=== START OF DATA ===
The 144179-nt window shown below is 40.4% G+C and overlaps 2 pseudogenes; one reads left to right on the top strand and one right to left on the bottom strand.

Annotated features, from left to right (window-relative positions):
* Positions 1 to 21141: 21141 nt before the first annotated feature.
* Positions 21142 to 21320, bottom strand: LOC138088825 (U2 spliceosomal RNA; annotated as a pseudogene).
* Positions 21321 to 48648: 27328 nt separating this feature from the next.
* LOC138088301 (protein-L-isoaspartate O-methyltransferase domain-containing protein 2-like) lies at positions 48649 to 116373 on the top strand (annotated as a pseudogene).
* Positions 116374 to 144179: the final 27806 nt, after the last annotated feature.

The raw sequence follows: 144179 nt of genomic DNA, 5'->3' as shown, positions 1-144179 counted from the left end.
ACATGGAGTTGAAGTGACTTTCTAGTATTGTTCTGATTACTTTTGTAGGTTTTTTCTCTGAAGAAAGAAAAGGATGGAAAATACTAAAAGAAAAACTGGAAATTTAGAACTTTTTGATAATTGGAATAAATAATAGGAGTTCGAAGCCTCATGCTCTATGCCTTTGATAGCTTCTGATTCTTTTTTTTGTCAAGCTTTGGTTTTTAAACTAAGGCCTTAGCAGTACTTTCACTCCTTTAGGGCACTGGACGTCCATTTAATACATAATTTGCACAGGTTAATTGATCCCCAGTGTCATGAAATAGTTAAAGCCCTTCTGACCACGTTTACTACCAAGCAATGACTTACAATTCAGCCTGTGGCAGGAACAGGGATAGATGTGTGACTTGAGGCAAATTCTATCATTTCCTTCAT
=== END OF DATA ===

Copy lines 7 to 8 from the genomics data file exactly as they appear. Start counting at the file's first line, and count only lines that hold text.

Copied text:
* Positions 116374 to 144179: the final 27806 nt, after the last annotated feature.

The raw sequence follows: 144179 nt of genomic DNA, 5'->3' as shown, positions 1-144179 counted from the left end.